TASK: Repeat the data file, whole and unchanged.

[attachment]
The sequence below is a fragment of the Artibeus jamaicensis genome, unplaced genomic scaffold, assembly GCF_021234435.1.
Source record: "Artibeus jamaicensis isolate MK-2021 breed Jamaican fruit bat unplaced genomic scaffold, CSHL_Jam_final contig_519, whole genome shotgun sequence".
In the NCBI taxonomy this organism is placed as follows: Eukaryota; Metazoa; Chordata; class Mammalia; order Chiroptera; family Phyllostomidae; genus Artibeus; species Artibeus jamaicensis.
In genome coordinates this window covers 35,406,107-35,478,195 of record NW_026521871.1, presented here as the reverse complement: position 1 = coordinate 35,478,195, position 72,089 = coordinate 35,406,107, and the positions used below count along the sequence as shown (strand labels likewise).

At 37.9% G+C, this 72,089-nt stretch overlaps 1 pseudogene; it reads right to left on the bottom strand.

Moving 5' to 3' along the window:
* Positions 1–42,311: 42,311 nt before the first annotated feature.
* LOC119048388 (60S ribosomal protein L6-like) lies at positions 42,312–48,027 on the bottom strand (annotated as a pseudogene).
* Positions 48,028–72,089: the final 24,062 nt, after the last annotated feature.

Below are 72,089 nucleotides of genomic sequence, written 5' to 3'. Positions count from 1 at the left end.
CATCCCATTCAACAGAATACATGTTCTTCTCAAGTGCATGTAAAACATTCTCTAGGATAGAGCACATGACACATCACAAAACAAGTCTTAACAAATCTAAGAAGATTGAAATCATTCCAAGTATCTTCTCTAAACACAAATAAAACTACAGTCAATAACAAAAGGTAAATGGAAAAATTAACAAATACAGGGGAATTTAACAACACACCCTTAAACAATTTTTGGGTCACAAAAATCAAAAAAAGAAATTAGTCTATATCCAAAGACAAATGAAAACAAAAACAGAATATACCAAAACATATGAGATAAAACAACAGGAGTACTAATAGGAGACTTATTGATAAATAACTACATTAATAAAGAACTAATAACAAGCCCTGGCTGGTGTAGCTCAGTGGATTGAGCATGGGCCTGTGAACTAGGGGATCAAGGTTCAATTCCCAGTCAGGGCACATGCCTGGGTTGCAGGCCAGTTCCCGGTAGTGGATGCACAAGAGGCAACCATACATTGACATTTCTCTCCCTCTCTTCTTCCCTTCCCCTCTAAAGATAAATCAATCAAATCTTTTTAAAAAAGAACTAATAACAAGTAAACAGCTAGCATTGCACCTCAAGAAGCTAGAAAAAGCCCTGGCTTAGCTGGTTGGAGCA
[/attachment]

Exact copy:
The sequence below is a fragment of the Artibeus jamaicensis genome, unplaced genomic scaffold, assembly GCF_021234435.1.
Source record: "Artibeus jamaicensis isolate MK-2021 breed Jamaican fruit bat unplaced genomic scaffold, CSHL_Jam_final contig_519, whole genome shotgun sequence".
In the NCBI taxonomy this organism is placed as follows: Eukaryota; Metazoa; Chordata; class Mammalia; order Chiroptera; family Phyllostomidae; genus Artibeus; species Artibeus jamaicensis.
In genome coordinates this window covers 35,406,107-35,478,195 of record NW_026521871.1, presented here as the reverse complement: position 1 = coordinate 35,478,195, position 72,089 = coordinate 35,406,107, and the positions used below count along the sequence as shown (strand labels likewise).

At 37.9% G+C, this 72,089-nt stretch overlaps 1 pseudogene; it reads right to left on the bottom strand.

Moving 5' to 3' along the window:
* Positions 1–42,311: 42,311 nt before the first annotated feature.
* LOC119048388 (60S ribosomal protein L6-like) lies at positions 42,312–48,027 on the bottom strand (annotated as a pseudogene).
* Positions 48,028–72,089: the final 24,062 nt, after the last annotated feature.

Below are 72,089 nucleotides of genomic sequence, written 5' to 3'. Positions count from 1 at the left end.
CATCCCATTCAACAGAATACATGTTCTTCTCAAGTGCATGTAAAACATTCTCTAGGATAGAGCACATGACACATCACAAAACAAGTCTTAACAAATCTAAGAAGATTGAAATCATTCCAAGTATCTTCTCTAAACACAAATAAAACTACAGTCAATAACAAAAGGTAAATGGAAAAATTAACAAATACAGGGGAATTTAACAACACACCCTTAAACAATTTTTGGGTCACAAAAATCAAAAAAAGAAATTAGTCTATATCCAAAGACAAATGAAAACAAAAACAGAATATACCAAAACATATGAGATAAAACAACAGGAGTACTAATAGGAGACTTATTGATAAATAACTACATTAATAAAGAACTAATAACAAGCCCTGGCTGGTGTAGCTCAGTGGATTGAGCATGGGCCTGTGAACTAGGGGATCAAGGTTCAATTCCCAGTCAGGGCACATGCCTGGGTTGCAGGCCAGTTCCCGGTAGTGGATGCACAAGAGGCAACCATACATTGACATTTCTCTCCCTCTCTTCTTCCCTTCCCCTCTAAAGATAAATCAATCAAATCTTTTTAAAAAAGAACTAATAACAAGTAAACAGCTAGCATTGCACCTCAAGAAGCTAGAAAAAGCCCTGGCTTAGCTGGTTGGAGCA